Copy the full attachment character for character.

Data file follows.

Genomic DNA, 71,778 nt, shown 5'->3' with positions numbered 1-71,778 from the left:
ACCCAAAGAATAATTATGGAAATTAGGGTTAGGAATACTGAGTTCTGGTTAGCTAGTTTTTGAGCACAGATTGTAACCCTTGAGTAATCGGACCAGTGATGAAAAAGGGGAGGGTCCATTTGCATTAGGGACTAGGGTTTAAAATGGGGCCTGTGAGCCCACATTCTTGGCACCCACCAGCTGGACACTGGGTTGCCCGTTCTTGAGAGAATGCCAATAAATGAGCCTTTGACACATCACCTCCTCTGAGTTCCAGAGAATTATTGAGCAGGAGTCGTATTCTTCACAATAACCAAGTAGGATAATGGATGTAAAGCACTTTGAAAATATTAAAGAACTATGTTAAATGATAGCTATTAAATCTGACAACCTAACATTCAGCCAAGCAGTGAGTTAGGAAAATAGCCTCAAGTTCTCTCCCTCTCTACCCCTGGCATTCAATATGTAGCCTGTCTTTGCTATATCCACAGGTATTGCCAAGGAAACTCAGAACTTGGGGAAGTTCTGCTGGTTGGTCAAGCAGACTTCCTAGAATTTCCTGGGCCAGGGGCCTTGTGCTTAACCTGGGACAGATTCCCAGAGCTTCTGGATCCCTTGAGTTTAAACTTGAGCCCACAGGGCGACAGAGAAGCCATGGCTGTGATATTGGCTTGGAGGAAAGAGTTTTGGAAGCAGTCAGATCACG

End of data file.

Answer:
Genomic DNA, 71,778 nt, shown 5'->3' with positions numbered 1-71,778 from the left:
ACCCAAAGAATAATTATGGAAATTAGGGTTAGGAATACTGAGTTCTGGTTAGCTAGTTTTTGAGCACAGATTGTAACCCTTGAGTAATCGGACCAGTGATGAAAAAGGGGAGGGTCCATTTGCATTAGGGACTAGGGTTTAAAATGGGGCCTGTGAGCCCACATTCTTGGCACCCACCAGCTGGACACTGGGTTGCCCGTTCTTGAGAGAATGCCAATAAATGAGCCTTTGACACATCACCTCCTCTGAGTTCCAGAGAATTATTGAGCAGGAGTCGTATTCTTCACAATAACCAAGTAGGATAATGGATGTAAAGCACTTTGAAAATATTAAAGAACTATGTTAAATGATAGCTATTAAATCTGACAACCTAACATTCAGCCAAGCAGTGAGTTAGGAAAATAGCCTCAAGTTCTCTCCCTCTCTACCCCTGGCATTCAATATGTAGCCTGTCTTTGCTATATCCACAGGTATTGCCAAGGAAACTCAGAACTTGGGGAAGTTCTGCTGGTTGGTCAAGCAGACTTCCTAGAATTTCCTGGGCCAGGGGCCTTGTGCTTAACCTGGGACAGATTCCCAGAGCTTCTGGATCCCTTGAGTTTAAACTTGAGCCCACAGGGCGACAGAGAAGCCATGGCTGTGATATTGGCTTGGAGGAAAGAGTTTTGGAAGCAGTCAGATCACG